Summer, having slacked off for weeks, now digs in for a hot spell, lest we think we can let down our guard and relax into thoughts of cool autumn mornings. That would be too easy.
But we live in hope, and even in recent days I’ve seen a few leaves turning and falling. September is upon us, and we all know that 15 minutes from Labor Day to Christmas won’t be enough to fit in everything we’ve already jammed into the busiest time of the year.
Why do we do that?
October is the single best reason to live and play in Missouri, and yet the time from the start of school to the holidays seems the one most full of overcommitments. The days grow shorter, and we grow busier.
Maybe it’s in nature itself. Around Christmas, the short days begin to lengthen, sustaining us through bleak winter and warming spring. By June, the days are luxuriously long. We are fat and happy and, as is inherent in that condition, we do not realize it.
We swelter through summer and perhaps quietly welcome the shortening of days because it means a slghtly longer, cooler night. How foolish and wasteful. By October, the noticeable shortening of days adds to the bittersweetness of harvest season, itself a half-forgotten thing.
Harvest traditionally means work, then rest, reflection and gratitude. Savor what’s left of the day, left of the year. But we never rest any more. We report to our cubicles to stare deeply into computer screens and tap away, working, working, working. Sun up, sun gone – doesn’t matter.
Aesop’s grasshopper, who sang all summer while the thrifty ant worked, came to regret it come cold, hungry winter, and when he asked for help, he got a lecture instead. Fair enough, but apparently all the ant got out of it was a full stomach and the shrunken soul of the town scold. That’s a rude bargain for all that work. Give the grasshopper his due.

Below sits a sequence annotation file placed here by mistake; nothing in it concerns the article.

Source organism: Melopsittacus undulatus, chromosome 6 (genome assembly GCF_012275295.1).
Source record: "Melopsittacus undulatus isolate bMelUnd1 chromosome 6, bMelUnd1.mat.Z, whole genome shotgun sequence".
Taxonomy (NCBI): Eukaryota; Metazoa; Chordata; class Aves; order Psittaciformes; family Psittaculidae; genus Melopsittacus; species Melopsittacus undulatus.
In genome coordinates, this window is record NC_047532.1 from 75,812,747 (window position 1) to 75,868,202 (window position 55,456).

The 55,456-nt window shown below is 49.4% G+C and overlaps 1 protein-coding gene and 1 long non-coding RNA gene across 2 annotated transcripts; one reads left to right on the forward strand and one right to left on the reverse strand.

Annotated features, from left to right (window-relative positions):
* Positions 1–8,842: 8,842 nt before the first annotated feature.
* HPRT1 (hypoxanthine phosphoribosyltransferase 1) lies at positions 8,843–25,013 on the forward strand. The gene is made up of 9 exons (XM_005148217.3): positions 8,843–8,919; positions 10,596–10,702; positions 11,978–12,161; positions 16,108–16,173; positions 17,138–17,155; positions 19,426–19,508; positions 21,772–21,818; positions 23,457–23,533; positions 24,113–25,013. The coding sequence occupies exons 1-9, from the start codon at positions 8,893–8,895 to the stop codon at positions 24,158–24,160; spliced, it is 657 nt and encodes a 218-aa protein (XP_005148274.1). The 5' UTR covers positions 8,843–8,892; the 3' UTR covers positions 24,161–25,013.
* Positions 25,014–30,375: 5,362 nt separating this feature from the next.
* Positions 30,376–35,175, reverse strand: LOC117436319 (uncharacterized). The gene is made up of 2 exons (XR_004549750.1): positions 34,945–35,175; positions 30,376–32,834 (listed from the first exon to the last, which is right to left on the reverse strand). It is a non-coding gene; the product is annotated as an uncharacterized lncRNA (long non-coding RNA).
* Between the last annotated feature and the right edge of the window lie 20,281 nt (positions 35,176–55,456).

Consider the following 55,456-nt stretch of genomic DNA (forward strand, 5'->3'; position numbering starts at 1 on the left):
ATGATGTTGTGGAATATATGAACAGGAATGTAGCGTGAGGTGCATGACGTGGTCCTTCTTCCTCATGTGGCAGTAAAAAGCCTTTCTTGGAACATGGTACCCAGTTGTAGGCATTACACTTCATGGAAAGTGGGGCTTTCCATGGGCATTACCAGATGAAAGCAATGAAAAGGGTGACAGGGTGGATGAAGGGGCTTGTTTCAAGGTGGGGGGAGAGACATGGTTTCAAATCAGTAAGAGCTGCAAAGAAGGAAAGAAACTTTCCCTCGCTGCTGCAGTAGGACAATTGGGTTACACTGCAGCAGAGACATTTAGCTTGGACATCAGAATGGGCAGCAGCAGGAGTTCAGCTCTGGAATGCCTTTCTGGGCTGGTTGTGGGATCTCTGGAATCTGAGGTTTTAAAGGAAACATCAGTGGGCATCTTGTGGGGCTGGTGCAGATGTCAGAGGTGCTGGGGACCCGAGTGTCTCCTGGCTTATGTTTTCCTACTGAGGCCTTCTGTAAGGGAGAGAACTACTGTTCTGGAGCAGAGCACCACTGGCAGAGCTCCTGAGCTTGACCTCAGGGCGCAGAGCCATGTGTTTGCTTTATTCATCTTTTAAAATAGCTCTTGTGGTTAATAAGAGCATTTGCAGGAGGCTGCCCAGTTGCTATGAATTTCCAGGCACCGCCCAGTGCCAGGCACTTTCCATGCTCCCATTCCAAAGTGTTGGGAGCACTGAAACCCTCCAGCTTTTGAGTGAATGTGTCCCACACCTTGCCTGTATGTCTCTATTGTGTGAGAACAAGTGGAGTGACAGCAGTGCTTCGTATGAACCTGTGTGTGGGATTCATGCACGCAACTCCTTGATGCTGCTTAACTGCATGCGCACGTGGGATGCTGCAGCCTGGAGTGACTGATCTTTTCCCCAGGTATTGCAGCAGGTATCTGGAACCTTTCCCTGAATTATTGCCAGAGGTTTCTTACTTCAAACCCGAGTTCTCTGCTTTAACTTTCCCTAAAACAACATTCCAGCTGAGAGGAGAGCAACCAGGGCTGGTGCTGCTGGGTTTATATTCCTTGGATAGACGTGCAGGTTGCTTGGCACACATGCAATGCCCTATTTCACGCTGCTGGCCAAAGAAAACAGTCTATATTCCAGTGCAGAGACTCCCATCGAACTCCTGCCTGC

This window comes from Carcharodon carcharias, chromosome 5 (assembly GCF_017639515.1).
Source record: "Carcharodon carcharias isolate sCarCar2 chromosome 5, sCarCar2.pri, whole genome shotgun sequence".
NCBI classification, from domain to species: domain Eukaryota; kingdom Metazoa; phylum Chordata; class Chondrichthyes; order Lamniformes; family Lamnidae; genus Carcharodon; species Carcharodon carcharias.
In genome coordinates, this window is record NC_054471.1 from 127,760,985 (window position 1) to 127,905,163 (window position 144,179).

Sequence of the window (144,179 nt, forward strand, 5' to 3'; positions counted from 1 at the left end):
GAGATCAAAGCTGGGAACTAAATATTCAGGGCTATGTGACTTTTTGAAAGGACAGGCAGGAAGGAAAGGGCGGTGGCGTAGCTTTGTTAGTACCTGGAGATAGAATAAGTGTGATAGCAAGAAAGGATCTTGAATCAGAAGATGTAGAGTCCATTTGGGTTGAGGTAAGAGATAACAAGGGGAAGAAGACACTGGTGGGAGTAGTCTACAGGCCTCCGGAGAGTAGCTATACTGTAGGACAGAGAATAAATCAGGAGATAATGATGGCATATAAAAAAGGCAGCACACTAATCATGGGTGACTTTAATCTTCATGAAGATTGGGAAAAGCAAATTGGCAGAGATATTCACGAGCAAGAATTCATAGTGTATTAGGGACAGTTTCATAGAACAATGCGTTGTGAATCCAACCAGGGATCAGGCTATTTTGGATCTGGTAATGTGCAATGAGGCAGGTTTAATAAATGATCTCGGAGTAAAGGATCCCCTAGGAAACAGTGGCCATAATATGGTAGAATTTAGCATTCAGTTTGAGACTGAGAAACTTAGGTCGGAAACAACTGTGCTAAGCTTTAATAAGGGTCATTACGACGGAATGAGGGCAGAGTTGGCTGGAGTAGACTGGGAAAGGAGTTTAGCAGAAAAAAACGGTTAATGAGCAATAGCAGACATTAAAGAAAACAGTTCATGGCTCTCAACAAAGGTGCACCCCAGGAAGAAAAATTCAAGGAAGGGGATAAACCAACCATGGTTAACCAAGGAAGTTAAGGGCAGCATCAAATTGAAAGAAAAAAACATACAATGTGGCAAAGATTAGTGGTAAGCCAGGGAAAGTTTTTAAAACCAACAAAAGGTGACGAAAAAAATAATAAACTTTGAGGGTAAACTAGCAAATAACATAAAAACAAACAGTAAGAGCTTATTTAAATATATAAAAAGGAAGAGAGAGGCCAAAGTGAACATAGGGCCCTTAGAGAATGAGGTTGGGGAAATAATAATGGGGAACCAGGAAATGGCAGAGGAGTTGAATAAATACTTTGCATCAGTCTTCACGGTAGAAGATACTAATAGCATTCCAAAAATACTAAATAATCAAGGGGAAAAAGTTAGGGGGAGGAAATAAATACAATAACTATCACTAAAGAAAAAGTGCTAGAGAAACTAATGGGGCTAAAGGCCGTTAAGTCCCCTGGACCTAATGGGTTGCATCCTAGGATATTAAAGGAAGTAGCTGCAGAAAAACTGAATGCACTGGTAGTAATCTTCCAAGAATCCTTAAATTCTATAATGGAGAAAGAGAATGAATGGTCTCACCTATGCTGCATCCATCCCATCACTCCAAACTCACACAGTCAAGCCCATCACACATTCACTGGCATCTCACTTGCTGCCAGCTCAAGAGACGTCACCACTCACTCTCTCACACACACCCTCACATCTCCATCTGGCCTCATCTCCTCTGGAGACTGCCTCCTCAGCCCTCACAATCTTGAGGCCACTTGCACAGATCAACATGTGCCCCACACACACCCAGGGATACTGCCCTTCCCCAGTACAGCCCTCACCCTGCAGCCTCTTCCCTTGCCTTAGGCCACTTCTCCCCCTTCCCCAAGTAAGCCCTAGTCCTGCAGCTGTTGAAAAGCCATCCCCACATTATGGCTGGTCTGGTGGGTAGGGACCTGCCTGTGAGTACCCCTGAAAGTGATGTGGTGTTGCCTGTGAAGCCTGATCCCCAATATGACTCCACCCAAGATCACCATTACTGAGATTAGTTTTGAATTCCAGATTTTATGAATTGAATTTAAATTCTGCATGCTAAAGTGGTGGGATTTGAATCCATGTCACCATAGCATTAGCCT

Seasons change, and one looks back on what’s gotten done. Oh, plenty. Work and church and Scout camp and more work and, OK, the lawn looks presentable, though no better.
But the list of things not done grows. I have not once this year made my famous potato salad. Nor caught one trout. Nor seen the Royals win more than about four games.
I had a pastor once who said he wished for us in his congregation the blessing of full calendars, and his point is well taken – but it’s a mixed blessing. I do not understand the young when they say they’re bored. I don’t see how that’s even possible, and I pity them. I guess soon enough they’ll have jobs and mortages and too many people making demands of their time.
Page 2 of 2 - The nature of adults is to worry that they’ll turn out to be grasshoppers. Most of them don’t. But there’s no need to be in a rush to become the next ant in the line.
Follow Jeff Fox on Twitter @FoxEJC or @Jeff_Fox.